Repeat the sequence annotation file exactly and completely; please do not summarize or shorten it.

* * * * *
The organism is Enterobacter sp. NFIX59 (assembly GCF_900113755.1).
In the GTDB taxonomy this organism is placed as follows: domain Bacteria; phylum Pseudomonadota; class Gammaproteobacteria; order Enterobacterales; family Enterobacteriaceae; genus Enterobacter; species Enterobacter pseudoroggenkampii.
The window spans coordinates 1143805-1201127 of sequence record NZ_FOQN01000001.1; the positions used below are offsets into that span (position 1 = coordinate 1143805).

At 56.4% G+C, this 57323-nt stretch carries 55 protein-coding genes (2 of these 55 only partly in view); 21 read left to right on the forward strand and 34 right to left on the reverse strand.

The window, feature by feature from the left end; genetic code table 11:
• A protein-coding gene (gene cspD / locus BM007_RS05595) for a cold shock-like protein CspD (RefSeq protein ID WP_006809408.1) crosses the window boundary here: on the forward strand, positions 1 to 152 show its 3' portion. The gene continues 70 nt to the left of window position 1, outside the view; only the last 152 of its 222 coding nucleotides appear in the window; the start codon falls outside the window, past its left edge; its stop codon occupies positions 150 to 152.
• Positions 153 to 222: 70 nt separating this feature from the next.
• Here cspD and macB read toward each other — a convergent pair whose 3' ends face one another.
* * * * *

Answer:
The organism is Enterobacter sp. NFIX59 (assembly GCF_900113755.1).
In the GTDB taxonomy this organism is placed as follows: domain Bacteria; phylum Pseudomonadota; class Gammaproteobacteria; order Enterobacterales; family Enterobacteriaceae; genus Enterobacter; species Enterobacter pseudoroggenkampii.
The window spans coordinates 1143805-1201127 of sequence record NZ_FOQN01000001.1; the positions used below are offsets into that span (position 1 = coordinate 1143805).

At 56.4% G+C, this 57323-nt stretch carries 55 protein-coding genes (2 of these 55 only partly in view); 21 read left to right on the forward strand and 34 right to left on the reverse strand.

The window, feature by feature from the left end; genetic code table 11:
• A protein-coding gene (gene cspD / locus BM007_RS05595) for a cold shock-like protein CspD (RefSeq protein ID WP_006809408.1) crosses the window boundary here: on the forward strand, positions 1 to 152 show its 3' portion. The gene continues 70 nt to the left of window position 1, outside the view; only the last 152 of its 222 coding nucleotides appear in the window; the start codon falls outside the window, past its left edge; its stop codon occupies positions 150 to 152.
• Positions 153 to 222: 70 nt separating this feature from the next.
• Here cspD and macB read toward each other — a convergent pair whose 3' ends face one another.